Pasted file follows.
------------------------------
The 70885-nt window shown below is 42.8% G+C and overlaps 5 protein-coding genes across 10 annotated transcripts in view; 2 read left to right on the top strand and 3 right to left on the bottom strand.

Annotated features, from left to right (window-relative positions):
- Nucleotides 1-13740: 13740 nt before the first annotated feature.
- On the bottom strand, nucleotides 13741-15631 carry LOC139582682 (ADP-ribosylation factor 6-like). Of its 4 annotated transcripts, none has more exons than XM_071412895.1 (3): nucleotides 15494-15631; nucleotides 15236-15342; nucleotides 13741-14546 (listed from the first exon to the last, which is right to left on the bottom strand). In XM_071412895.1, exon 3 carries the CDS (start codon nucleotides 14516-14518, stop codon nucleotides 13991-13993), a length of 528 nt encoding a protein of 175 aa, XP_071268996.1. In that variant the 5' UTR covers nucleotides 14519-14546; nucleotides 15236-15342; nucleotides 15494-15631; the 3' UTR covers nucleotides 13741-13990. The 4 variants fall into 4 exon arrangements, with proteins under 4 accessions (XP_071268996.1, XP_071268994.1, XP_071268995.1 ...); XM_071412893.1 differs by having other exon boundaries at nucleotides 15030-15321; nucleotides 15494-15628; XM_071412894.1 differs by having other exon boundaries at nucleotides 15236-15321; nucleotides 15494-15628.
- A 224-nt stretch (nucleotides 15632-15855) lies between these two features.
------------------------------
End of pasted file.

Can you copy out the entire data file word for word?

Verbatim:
The 70885-nt window shown below is 42.8% G+C and overlaps 5 protein-coding genes across 10 annotated transcripts in view; 2 read left to right on the top strand and 3 right to left on the bottom strand.

Annotated features, from left to right (window-relative positions):
- Nucleotides 1-13740: 13740 nt before the first annotated feature.
- On the bottom strand, nucleotides 13741-15631 carry LOC139582682 (ADP-ribosylation factor 6-like). Of its 4 annotated transcripts, none has more exons than XM_071412895.1 (3): nucleotides 15494-15631; nucleotides 15236-15342; nucleotides 13741-14546 (listed from the first exon to the last, which is right to left on the bottom strand). In XM_071412895.1, exon 3 carries the CDS (start codon nucleotides 14516-14518, stop codon nucleotides 13991-13993), a length of 528 nt encoding a protein of 175 aa, XP_071268996.1. In that variant the 5' UTR covers nucleotides 14519-14546; nucleotides 15236-15342; nucleotides 15494-15631; the 3' UTR covers nucleotides 13741-13990. The 4 variants fall into 4 exon arrangements, with proteins under 4 accessions (XP_071268996.1, XP_071268994.1, XP_071268995.1 ...); XM_071412893.1 differs by having other exon boundaries at nucleotides 15030-15321; nucleotides 15494-15628; XM_071412894.1 differs by having other exon boundaries at nucleotides 15236-15321; nucleotides 15494-15628.
- A 224-nt stretch (nucleotides 15632-15855) lies between these two features.